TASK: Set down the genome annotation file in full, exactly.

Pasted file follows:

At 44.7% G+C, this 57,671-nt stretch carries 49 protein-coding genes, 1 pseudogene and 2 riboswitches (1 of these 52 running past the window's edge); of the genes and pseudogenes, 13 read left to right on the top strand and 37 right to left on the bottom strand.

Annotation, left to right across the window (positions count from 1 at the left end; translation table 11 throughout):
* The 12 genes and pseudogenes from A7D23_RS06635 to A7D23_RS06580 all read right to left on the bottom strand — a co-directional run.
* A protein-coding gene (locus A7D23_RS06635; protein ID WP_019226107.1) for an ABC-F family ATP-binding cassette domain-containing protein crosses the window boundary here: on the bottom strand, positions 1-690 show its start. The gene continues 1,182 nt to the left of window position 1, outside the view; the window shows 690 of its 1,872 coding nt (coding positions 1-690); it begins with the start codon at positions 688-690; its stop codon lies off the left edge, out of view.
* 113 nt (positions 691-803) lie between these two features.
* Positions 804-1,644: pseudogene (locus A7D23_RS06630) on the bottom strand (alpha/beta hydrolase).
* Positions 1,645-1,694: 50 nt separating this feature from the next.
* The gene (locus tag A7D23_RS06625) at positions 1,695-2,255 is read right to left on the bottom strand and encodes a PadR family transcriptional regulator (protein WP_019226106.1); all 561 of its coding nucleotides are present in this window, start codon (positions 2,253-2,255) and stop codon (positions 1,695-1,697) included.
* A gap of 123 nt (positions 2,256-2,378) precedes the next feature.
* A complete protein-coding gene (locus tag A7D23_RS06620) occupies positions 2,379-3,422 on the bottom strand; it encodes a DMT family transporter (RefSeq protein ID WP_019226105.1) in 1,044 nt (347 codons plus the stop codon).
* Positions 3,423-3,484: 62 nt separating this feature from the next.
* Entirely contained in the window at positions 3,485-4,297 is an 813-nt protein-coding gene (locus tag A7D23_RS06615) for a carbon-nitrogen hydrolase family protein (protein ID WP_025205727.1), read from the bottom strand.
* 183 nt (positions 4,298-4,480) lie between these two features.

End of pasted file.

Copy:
At 44.7% G+C, this 57,671-nt stretch carries 49 protein-coding genes, 1 pseudogene and 2 riboswitches (1 of these 52 running past the window's edge); of the genes and pseudogenes, 13 read left to right on the top strand and 37 right to left on the bottom strand.

Annotation, left to right across the window (positions count from 1 at the left end; translation table 11 throughout):
* The 12 genes and pseudogenes from A7D23_RS06635 to A7D23_RS06580 all read right to left on the bottom strand — a co-directional run.
* A protein-coding gene (locus A7D23_RS06635; protein ID WP_019226107.1) for an ABC-F family ATP-binding cassette domain-containing protein crosses the window boundary here: on the bottom strand, positions 1-690 show its start. The gene continues 1,182 nt to the left of window position 1, outside the view; the window shows 690 of its 1,872 coding nt (coding positions 1-690); it begins with the start codon at positions 688-690; its stop codon lies off the left edge, out of view.
* 113 nt (positions 691-803) lie between these two features.
* Positions 804-1,644: pseudogene (locus A7D23_RS06630) on the bottom strand (alpha/beta hydrolase).
* Positions 1,645-1,694: 50 nt separating this feature from the next.
* The gene (locus tag A7D23_RS06625) at positions 1,695-2,255 is read right to left on the bottom strand and encodes a PadR family transcriptional regulator (protein WP_019226106.1); all 561 of its coding nucleotides are present in this window, start codon (positions 2,253-2,255) and stop codon (positions 1,695-1,697) included.
* A gap of 123 nt (positions 2,256-2,378) precedes the next feature.
* A complete protein-coding gene (locus tag A7D23_RS06620) occupies positions 2,379-3,422 on the bottom strand; it encodes a DMT family transporter (RefSeq protein ID WP_019226105.1) in 1,044 nt (347 codons plus the stop codon).
* Positions 3,423-3,484: 62 nt separating this feature from the next.
* Entirely contained in the window at positions 3,485-4,297 is an 813-nt protein-coding gene (locus tag A7D23_RS06615) for a carbon-nitrogen hydrolase family protein (protein ID WP_025205727.1), read from the bottom strand.
* 183 nt (positions 4,298-4,480) lie between these two features.